The Impact of Remote Work on Loneliness and Work Engagement: The Mediating Role of Bullying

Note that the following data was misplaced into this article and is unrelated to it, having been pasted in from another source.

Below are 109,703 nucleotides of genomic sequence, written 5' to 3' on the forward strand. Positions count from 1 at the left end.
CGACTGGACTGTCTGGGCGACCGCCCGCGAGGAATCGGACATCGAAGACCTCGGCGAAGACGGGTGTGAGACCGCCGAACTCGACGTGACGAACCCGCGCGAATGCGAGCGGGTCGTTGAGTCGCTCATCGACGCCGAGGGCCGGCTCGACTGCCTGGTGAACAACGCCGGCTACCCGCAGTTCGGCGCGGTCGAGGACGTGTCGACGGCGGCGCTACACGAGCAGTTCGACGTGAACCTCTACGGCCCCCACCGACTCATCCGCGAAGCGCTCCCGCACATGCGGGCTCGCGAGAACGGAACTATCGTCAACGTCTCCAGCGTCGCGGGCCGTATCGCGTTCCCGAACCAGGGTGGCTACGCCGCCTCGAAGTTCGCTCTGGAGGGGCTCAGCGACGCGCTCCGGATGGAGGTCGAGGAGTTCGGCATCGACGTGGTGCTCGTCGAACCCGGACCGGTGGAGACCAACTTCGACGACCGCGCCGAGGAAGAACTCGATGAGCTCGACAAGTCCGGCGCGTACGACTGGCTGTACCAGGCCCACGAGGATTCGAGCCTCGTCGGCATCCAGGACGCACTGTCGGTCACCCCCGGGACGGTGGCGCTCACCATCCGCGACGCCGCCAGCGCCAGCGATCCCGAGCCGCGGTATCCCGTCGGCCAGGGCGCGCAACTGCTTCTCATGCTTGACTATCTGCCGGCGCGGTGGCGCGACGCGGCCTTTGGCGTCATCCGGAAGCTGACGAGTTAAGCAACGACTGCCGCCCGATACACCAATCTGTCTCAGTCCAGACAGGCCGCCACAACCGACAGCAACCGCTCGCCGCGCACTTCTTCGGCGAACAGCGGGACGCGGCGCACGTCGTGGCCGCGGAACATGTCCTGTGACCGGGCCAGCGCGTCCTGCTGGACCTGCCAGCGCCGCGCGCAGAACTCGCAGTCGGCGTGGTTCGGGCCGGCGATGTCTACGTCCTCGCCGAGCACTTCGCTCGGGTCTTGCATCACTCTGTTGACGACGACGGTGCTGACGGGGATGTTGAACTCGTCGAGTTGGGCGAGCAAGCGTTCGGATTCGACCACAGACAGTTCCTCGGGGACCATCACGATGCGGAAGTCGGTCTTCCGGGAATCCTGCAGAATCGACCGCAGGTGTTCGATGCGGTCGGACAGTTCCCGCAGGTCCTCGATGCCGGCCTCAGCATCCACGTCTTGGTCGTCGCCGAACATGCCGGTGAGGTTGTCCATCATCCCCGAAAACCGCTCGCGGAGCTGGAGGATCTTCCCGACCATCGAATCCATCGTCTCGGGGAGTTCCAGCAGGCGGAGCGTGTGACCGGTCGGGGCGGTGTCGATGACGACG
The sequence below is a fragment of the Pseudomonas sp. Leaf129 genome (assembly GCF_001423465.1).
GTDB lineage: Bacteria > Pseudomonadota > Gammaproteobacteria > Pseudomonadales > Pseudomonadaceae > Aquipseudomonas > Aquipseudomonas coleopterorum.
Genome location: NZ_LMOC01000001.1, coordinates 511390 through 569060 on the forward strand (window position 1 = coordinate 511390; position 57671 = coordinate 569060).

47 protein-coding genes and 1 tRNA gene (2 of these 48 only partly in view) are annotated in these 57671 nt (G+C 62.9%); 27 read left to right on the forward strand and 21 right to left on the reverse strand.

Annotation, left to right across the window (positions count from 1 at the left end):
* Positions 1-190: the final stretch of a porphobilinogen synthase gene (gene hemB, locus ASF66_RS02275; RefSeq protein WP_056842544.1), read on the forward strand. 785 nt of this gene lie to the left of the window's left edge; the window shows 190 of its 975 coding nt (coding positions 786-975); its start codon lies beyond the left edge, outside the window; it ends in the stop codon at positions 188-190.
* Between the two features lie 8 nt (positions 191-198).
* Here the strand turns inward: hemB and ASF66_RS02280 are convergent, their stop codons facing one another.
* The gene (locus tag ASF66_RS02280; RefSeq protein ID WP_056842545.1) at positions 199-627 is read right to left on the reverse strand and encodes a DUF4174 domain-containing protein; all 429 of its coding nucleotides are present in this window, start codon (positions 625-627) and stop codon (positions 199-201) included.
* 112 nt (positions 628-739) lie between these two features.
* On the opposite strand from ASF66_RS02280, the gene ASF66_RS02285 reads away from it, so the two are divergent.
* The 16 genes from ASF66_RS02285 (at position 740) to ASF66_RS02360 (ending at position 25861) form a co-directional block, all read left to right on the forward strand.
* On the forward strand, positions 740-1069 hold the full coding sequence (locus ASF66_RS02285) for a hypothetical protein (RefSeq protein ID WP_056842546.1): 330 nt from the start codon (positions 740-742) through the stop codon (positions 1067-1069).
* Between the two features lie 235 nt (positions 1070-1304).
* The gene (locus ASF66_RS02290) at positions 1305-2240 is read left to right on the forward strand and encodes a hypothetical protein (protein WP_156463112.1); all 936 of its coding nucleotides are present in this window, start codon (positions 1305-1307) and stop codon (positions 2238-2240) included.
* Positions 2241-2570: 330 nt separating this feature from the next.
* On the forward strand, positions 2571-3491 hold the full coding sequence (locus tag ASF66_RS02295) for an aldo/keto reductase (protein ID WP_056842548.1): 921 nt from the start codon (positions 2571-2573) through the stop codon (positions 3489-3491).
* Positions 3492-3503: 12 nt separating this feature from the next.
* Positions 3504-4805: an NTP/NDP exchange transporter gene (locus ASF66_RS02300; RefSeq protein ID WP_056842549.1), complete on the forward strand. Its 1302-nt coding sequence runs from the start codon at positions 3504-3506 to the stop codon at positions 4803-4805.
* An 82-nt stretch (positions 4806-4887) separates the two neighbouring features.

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Remote work became the new normal during Covid-19 as a response to social distancing restrictions imposed by governments across the globe. Therefore, remote work’s impact on employee outcomes, well-being, and psychological health has become a serious concern. However, there is still limited knowledge about the mechanisms and outcomes of remote work. We build upon previous literature by investigating how remote work relates to work engagement and loneliness. Moreover, we expect remote work to be negatively related to bullying and assume that bullying will mediate remote work’s impact on work engagement and loneliness. To test our hypothetical model, we applied a cross-sectional design using data from a large representative sample of 1,511 Norwegian workers. The data were collected in September 2021 during a period of Covid-19 restrictions in Norway. Findings from confirmatory factor analysis and structural equation modeling analysis confirmed our hypotheses: remote work was positively related to loneliness and work engagement but negatively related to bullying. Further, bullying was positively related to loneliness and negatively related to work engagement. Moreover, bullying was also found to play a partial mediating role, supporting our hypothesis. This study suggests that remote work is related to both positive and negative mechanisms in the workplace. Remote work can potentially reduce bullying and have a protective function in preventing bullying. However, since remote work has positive relations with both loneliness and work engagement, this study illustrates that organizations should be cautious and perhaps consider a moderate level of remote work. Hence, the results have several implications for HR policies and management.